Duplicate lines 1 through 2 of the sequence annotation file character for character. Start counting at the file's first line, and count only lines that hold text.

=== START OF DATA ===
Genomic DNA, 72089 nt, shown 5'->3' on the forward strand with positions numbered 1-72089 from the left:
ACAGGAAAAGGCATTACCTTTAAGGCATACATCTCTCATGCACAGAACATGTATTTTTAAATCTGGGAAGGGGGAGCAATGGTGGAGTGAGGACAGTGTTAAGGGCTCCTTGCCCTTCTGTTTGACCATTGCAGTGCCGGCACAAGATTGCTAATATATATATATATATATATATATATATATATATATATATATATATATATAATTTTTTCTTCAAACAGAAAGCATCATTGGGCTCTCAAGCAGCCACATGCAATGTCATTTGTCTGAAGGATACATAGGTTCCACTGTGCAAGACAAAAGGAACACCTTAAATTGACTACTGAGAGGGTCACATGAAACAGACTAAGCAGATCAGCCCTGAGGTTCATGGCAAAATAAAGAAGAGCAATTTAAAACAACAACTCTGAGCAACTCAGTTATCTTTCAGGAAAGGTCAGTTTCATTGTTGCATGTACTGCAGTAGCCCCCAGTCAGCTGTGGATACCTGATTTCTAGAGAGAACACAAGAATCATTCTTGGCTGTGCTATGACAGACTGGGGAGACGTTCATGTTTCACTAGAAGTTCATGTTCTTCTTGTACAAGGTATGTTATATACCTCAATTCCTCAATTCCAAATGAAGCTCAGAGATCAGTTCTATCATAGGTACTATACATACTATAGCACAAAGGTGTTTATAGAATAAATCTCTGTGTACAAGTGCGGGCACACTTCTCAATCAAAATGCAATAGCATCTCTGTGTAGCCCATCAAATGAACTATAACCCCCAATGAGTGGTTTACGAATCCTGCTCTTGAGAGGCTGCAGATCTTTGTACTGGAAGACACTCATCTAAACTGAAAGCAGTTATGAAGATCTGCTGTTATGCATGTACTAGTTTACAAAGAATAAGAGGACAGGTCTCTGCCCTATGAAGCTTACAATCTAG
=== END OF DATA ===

Genomic DNA, 72089 nt, shown 5'->3' on the forward strand with positions numbered 1-72089 from the left:
ACAGGAAAAGGCATTACCTTTAAGGCATACATCTCTCATGCACAGAACATGTATTTTTAAATCTGGGAAGGGGGAGCAATGGTGGAGTGAGGACAGTGTTAAGGGCTCCTTGCCCTTCTGTTTGACCATTGCAGTGCCGGCACAAGATTGCTAATATATATATATATATATATATATATATATATATATATATATATATATATAATTTTTTCTTCAAACAGAAAGCATCATTGGGCTCTCAAGCAGCCACATGCAATGTCATTTGTCTGAAGGATACATAGGTTCCACTGTGCAAGACAAAAGGAACACCTTAAATTGACTACTGAGAGGGTCACATGAAACAGACTAAGCAGATCAGCCCTGAGGTTCATGGCAAAATAAAGAAGAGCAATTTAAAACAACAACTCTGAGCAACTCAGTTATCTTTCAGGAAAGGTCAGTTTCATTGTTGCATGTACTGCAGTAGCCCCCAGTCAGCTGTGGATACCTGATTTCTAGAGAGAACACAAGAATCATTCTTGGCTGTGCTATGACAGACTGGGGAGACGTTCATGTTTCACTAGAAGTTCATGTTCTTCTTGTACAAGGTATGTTATATACCTCAATTCCTCAATTCCAAATGAAGCTCAGAGATCAGTTCTATCATAGGTACTATACATACTATAGCACAAAGGTGTTTATAGAATAAATCTCTGTGTACAAGTGCGGGCACACTTCTCAATCAAAATGCAATAGCATCTCTGTGTAGCCCATCAAATGAACTATAACCCCCAATGAGTGGTTTACGAATCCTGCTCTTGAGAGGCTGCAGATCTTTGTACTGGAAGACACTCATCTAAACTGAAAGCAGTTATGAAGATCTGCTGTTATGCATGTACTAGTTTACAAAGAATAAGAGGACAGGTCTCTGCCCTATGAAGCTTACAATCTAG